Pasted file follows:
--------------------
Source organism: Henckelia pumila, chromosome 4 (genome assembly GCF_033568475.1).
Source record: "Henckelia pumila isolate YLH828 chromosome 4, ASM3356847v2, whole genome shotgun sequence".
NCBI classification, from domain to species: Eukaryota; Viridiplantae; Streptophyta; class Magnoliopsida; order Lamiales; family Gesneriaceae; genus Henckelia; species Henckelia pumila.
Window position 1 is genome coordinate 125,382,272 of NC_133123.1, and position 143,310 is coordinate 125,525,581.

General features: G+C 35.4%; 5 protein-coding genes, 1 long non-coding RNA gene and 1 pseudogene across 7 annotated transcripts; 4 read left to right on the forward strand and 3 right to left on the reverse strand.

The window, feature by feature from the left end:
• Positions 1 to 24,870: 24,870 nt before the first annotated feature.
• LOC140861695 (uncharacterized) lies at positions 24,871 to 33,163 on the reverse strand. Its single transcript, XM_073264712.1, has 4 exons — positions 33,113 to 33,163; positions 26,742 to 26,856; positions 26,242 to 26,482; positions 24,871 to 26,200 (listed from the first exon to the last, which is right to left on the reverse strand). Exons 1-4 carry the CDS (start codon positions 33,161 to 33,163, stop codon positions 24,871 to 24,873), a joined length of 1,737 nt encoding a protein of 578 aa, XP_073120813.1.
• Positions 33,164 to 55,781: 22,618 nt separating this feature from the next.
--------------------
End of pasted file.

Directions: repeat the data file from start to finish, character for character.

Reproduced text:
Source organism: Henckelia pumila, chromosome 4 (genome assembly GCF_033568475.1).
Source record: "Henckelia pumila isolate YLH828 chromosome 4, ASM3356847v2, whole genome shotgun sequence".
NCBI classification, from domain to species: Eukaryota; Viridiplantae; Streptophyta; class Magnoliopsida; order Lamiales; family Gesneriaceae; genus Henckelia; species Henckelia pumila.
Window position 1 is genome coordinate 125,382,272 of NC_133123.1, and position 143,310 is coordinate 125,525,581.

General features: G+C 35.4%; 5 protein-coding genes, 1 long non-coding RNA gene and 1 pseudogene across 7 annotated transcripts; 4 read left to right on the forward strand and 3 right to left on the reverse strand.

The window, feature by feature from the left end:
• Positions 1 to 24,870: 24,870 nt before the first annotated feature.
• LOC140861695 (uncharacterized) lies at positions 24,871 to 33,163 on the reverse strand. Its single transcript, XM_073264712.1, has 4 exons — positions 33,113 to 33,163; positions 26,742 to 26,856; positions 26,242 to 26,482; positions 24,871 to 26,200 (listed from the first exon to the last, which is right to left on the reverse strand). Exons 1-4 carry the CDS (start codon positions 33,161 to 33,163, stop codon positions 24,871 to 24,873), a joined length of 1,737 nt encoding a protein of 578 aa, XP_073120813.1.
• Positions 33,164 to 55,781: 22,618 nt separating this feature from the next.